Gov. Polis appoints Jonathan Shamis of Leadville to 5th Judicial District bench |

Gov. Polis appoints Jonathan Shamis of Leadville to 5th Judicial District bench

Shamis was previously a Lake County judge and has deep connections to Eagle County

Johnathan Shamis of Leadville was recently appointed by Gov. Jared Polis to the 5th Judicial District bench.
Vail Daily file photo

Jonathan Shamis of Leadville has been appointed by Gov. Jared Polis to fill the Eagle County vacancy in the 5th Judicial District Court following the retirement of Judge Mark Thompson.

Shamis was previously a Lake County judge and upon his appointment to the 5th Judicial District Court, a vacancy within the Lake County Court appeared on Feb. 9. The 5th Judicial District Nominating Commission is now accepting applications to fill the Lake County Court vacancy through March 1. On March 10, the commission will interview and select the final nominees for appointment to the Lake County Court. 

Courtney Holm of Edwards was the other finalist for the open district court bench seat.

As he transitions from the Lake County Court to the 5th Judicial Court bench in Eagle County, Shamis said he will carry the same values he had throughout his professional life. One major value, he explained, is in boosting local and neighboring communities one person at a time. 

Within his Lake County role, Shamis taught within Colorado Mountain College’s paralegal program, acted as chair of the Mental Health Subcommittee of the Supreme Court Committee on Judicial Education, acted as co-chair of the Judicial Wellness Subcommittee of the Colorado Task Force on Attorney Wellness. He also sat on committees such as the Bridges Mental Health Program Statewide Steering Committee, the Colorado State Mental Health Diversion Program Funding Allocation Committee, the Colorado Collaborative Justice Courts Training and Educational Subcommittee, and the Rural Justice Collaborative. 

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Additionally, Shamis served as a commissioner on the Colorado Suicide Prevention Commission and served on Polis’ Competency Task Force. He was a chairman of the Board of Cloud City Conservation Center and a board member of the Lake County Community Fund. From 2018 to 2019, he also served as the president of the Colorado County Judges Association. 

While many of his professional endeavors have included efforts to advocate for mental health within Colorado courts, Shamis said he has worked closely with the Hope Center in Eagle County and hopes to continue doing so in his new role.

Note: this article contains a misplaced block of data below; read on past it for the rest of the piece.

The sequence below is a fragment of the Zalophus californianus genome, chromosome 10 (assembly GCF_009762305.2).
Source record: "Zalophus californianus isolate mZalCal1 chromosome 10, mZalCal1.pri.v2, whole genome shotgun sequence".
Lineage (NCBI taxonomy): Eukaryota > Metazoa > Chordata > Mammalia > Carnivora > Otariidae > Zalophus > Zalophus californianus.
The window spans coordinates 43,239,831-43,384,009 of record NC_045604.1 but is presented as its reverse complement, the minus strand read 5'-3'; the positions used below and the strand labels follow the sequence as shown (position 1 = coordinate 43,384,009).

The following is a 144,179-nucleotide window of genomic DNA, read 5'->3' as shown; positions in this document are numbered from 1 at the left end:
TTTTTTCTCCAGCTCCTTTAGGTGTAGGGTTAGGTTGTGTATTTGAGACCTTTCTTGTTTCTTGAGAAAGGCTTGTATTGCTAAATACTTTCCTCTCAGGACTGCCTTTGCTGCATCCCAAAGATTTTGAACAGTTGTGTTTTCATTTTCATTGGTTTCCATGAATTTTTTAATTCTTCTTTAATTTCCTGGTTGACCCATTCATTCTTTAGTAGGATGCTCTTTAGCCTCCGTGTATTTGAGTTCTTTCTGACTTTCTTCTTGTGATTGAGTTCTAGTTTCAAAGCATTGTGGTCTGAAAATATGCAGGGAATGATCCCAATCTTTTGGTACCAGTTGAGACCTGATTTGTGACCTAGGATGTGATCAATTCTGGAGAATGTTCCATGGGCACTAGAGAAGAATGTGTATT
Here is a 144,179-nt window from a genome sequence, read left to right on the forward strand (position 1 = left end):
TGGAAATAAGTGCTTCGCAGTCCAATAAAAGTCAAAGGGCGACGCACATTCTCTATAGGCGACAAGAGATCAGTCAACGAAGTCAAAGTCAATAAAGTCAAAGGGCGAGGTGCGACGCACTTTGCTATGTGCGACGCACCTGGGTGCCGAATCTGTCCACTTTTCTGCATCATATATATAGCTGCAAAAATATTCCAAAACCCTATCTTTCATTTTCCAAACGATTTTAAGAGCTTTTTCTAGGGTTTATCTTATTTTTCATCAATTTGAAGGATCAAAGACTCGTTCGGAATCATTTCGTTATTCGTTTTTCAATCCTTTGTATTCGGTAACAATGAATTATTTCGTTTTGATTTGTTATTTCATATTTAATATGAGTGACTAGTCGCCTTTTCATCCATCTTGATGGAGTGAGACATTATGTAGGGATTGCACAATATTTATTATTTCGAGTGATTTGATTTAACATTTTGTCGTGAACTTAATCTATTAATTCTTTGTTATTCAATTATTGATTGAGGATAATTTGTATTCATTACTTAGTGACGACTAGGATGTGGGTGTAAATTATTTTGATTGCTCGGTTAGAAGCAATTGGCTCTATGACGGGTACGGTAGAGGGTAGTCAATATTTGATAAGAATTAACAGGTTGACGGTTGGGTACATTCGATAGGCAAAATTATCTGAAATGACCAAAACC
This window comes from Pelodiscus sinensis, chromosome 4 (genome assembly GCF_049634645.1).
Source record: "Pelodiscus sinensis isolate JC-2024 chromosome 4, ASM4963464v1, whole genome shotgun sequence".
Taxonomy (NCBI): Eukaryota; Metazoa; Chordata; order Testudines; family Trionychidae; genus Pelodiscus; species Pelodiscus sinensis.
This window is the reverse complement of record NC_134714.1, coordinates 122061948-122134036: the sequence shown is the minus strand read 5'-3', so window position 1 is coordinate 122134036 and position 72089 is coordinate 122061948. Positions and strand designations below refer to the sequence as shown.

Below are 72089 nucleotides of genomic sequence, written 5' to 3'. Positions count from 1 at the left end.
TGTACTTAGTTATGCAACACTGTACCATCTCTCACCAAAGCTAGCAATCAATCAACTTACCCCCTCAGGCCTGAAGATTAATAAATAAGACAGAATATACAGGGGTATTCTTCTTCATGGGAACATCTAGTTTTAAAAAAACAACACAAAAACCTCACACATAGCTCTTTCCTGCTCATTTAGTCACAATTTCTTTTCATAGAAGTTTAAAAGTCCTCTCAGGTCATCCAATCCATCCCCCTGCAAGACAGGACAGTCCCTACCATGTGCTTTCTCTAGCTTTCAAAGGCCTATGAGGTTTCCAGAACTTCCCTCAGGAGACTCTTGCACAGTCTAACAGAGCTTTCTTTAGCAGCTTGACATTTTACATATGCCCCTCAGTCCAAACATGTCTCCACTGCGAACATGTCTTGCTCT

In his time working within the Lake County Court, Shamis said he made waves through programs such as his pilot program, which encourages more diversity within legal representation. The pilot program operates out of the 5th and 9th Judicial Districts and specifically aims to attract Latino attorneys to allow the demographics of the local legal community to better reflect the community. 

“(The pilot program) was so successful,” Shamis said. “There are several other judicial districts that are following in our path, so I’m really proud of that.”

Another program Shamis helped spearhead during his Lake County tenure was the concierge program. which allowed for Lake County residents to come into the courthouse for help with any problems they had. Whether the problems were court-involved or not, people were welcome to come into the courthouse and get help in whatever ways court concierges were able to provide it. Namely, Shamis said the concierge program can help Lake County community members find assistance amid housing pressures. 

Shamis said he hopes to deepen and expand the roots he already has in Eagle County. 

Before he became a judge, Shamis practiced law in Avon for about 25 years. While his most recent position was in Leadville, Shamis said his Eagle County connections and passion are still going strong. 

However, his time elsewhere — such as on the Lake County court bench — allowed him to expand his horizons and connect to other communities he now presides over.

“I care deeply about this community, the entire district,” Shamis said. 

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